Data are presented as number (%) or mean±SD.

BMI, body mass index; SFA, subcutaneous fat area; VFA, visceral fat area; TC, total cholesterol; LDL-C, low density lipoprotein cholesterol; TG, triglycerides.

*Mann-Whitney U test; Student t-test; p<0.05; §Welch t-test.



Clinical Characteristics of Patients with Right-Sided Diverticulosis (R-Control) and Left-Sided Diverticulosis (L-Control)


Data are presented as mean±SD or number (%).

BMI, body mass index; SFA, subcutaneous fat area; VFA, visceral fat area; TC, total cholesterol; LDL-C, low density lipoprotein cholesterol; TG, triglycerides.

*Mann-Whitney U test; Student t-test; p<0.05.

Data are presented as number (%) or mean±SD.

BMI, body mass index; SFA, subcutaneous fat area; VFA, visceral fat area; TC, total cholesterol; LDL-C, low density lipoprotein cholesterol; TG, triglycerides.

*Mann-Whitney U test; Student t-test; p<0.05; §Welch t-test.



Obesity-Related Factors of Patients with Right-Sided Diverticulitis and Right-Sided Diverticulosis (R-Control)


Data are presented as mean±SD or number (%).

BMI, body mass index; SFA, subcutaneous fat area; VFA, visceral fat area; TC, total cholesterol; LDL-C, low density lipoprotein cholesterol; TG, triglycerides.

*Student t-test; Mann-Whitney U test.

Data are presented as number (%) or mean±SD.

BMI, body mass index; SFA, subcutaneous fat area; VFA, visceral fat area; TC, total cholesterol; LDL-C, low density lipoprotein cholesterol; TG, triglycerides.

*Mann-Whitney U test; Student t-test; p<0.05; §Welch t-test.



Obesity-Related Factors of Patients with Left-Sided Diverticulitis and Left-Sided Diverticulosis (L-Control)


Data are presented as mean±SD or number (%).

BMI, body mass index; SFA, subcutaneous fat area; VFA, visceral fat area; TC, total cholesterol; LDL-C, low density lipoprotein cholesterol; TG, triglycerides.

*Student t-test; Mann-Whitney U test; p<0.05.

Data are presented as number (%) or mean±SD.

BMI, body mass index; SFA, subcutaneous fat area; VFA, visceral fat area; TC, total cholesterol; LDL-C, low density lipoprotein cholesterol; TG, triglycerides.

*Mann-Whitney U test; Student t-test; p<0.05; §Welch t-test.



Previous Major Reports That Showed the Correlation between Obesity and Diverticulitis


BMI, body mass index; CT, computed tomography.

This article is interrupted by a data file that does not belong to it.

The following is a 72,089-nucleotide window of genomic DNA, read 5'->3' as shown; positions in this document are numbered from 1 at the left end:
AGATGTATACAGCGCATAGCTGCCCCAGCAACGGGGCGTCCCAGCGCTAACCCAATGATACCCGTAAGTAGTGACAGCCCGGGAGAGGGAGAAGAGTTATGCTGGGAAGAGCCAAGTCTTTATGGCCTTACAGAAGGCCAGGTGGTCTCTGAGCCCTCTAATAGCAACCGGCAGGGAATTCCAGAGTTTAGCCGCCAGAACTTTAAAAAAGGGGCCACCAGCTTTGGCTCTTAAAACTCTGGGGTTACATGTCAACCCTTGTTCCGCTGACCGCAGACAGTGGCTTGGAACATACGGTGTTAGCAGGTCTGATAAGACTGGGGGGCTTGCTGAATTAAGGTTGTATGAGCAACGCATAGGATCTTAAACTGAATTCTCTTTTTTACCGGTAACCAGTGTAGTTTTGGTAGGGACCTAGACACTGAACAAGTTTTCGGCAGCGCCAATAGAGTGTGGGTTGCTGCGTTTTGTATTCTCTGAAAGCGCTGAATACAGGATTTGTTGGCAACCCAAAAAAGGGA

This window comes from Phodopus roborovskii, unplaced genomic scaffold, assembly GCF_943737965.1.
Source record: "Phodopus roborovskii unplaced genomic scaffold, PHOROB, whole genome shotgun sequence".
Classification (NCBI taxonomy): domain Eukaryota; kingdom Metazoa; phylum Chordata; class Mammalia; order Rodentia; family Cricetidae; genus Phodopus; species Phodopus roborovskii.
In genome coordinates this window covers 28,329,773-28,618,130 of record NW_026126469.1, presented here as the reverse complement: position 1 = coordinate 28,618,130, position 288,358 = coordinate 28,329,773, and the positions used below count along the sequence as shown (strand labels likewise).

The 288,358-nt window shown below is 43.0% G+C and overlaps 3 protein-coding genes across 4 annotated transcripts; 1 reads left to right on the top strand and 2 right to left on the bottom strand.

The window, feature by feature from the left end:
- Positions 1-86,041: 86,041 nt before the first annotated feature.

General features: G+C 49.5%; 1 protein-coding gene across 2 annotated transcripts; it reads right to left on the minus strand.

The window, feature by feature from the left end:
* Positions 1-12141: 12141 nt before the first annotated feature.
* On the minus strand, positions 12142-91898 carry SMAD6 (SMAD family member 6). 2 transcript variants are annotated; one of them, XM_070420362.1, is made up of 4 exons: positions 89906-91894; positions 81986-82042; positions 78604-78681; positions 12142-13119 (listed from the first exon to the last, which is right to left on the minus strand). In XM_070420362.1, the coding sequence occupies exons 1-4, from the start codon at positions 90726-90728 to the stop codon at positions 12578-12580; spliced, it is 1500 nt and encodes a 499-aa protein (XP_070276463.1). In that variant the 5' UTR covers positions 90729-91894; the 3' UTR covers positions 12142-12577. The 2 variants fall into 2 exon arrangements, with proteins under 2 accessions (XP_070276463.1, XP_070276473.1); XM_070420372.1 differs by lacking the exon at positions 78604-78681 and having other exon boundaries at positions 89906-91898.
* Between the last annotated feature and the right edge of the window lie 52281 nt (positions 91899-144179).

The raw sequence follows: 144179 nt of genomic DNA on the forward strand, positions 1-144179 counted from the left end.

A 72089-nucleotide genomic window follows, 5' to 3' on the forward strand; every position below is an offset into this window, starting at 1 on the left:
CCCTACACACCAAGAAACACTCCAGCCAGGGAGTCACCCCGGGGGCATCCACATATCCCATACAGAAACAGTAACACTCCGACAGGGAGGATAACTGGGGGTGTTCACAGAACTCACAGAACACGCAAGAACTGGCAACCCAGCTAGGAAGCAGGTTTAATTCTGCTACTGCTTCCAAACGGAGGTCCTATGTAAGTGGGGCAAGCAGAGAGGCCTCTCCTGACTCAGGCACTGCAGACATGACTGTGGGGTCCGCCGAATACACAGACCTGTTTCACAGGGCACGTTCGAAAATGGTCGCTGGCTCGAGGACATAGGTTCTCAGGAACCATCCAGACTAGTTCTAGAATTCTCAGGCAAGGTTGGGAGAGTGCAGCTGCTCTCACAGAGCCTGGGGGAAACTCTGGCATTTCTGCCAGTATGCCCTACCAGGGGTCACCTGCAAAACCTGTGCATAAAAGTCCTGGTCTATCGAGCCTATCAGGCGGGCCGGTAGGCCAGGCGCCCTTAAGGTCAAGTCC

Data are presented as number (%) or mean±SD.

BMI, body mass index; SFA, subcutaneous fat area; VFA, visceral fat area; TC, total cholesterol; LDL-C, low density lipoprotein cholesterol; TG, triglycerides.

*Mann-Whitney U test; Student t-test; p<0.05; §Welch t-test.

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Article

Original Article

Gut Liver 2013; 7(5): 532-538

Published online September 30, 2013 https://doi.org/10.5009/gnl.2013.7.5.532

Copyright © Gut and Liver.

Visceral Obesity as a Risk Factor for Left-Sided Diverticulitis in Japan: A Multicenter Retrospective Study

Eiji Yamada*, Hidenori Ohkubo*, Takuma Higurashi*, Eiji Sakai*, Hiroki Endo*, Hirokazu Takahashi*, Eri Uchida, Emi Tanida, Nobuyoshi Izumi, Akira Kanesaki, Yasuo Hata, Tetsuya Matsuura, Nobutaka Fujisawa§, Kazuto Komatsu, Shin Maeda*, and Atsushi Nakajima**

*Gastroenterology Division, Yokohama City University School of Medicine, Yokohama, Japan.

Department of Gastroenterology, Machida Municipal Hospital, Tokyo, Japan.

Department of Gastroenterology, Chigasaki Municipal Hospital, Chigasaki, Japan.

§Department of Gastroenterology, Tokyo Metropolitan Hiroo General Hospital, Tokyo, Japan.

Department of Gastroenterology, Yokosuka City Hospital, Yokosuka, Japan.

Correspondence to: Atsushi Nakajima. Gastroenterology Division, Yokohama City University School of Medicine, 3-9 Fuku-ura, Kanazawa-ku, Yokohama 236-0004, Japan. Tel: +81-45-787-2640, Fax: +81-45-784-3546, nakajima-tky@umin.ac.jp

Received: September 18, 2012; Revised: November 12, 2012; Accepted: December 9, 2012

This is an Open Access article distributed under the terms of the Creative Commons Attribution Non-Commercial License (http://creativecommons.org/licenses/by-nc/3.0) which permits unrestricted non-commercial use, distribution, and reproduction in any medium, provided the original work is properly cited.

Abstract

Background/Aims

Left-sided diverticulitis is increasing in Japan, and many studies report that left-sided diverticulitis is more likely to be severe. Therefore, it is important to identify the features and risk factors for left-sided diverticulitis. We hypothesized that left-sided diverticulitis in Japan is related to obesity and conducted a study of the features and risk factors for this disorder in Japan.

Methods

Right-sided diverticulitis and left-sided diverticulitis patients (total of 215) were compared with respect to background, particularly obesity-related factors to identify risk factors for diverticulitis.

Results

There were 166 (77.2%) right-sided diverticulitis patients and 49 (22.8%) left-sided diverticulitis patients. The proportions of obese patients (body mass index ≥25 kg/m2, p=0.0349), viscerally obese patients (visceral fat area ≥100 cm2, p=0.0019), patients of mean age (p=0.0003), and elderly patients (age ≥65 years, p=0.0177) were significantly higher in the left-sided-diverticulitis group than in the right-sided-diverticulitis group. The proportion of viscerally obese patients was significantly higher in the left-sided-diverticulitis group than in the left-sided-diverticulosis group (p=0.0390).

Conclusions

This study showed that obesity, particularly visceral obesity, was a risk factor for left-sided diverticulitis in Japan.

Keywords: Diverticulitis, Epidemiology, Risk, Obesity

INTRODUCTION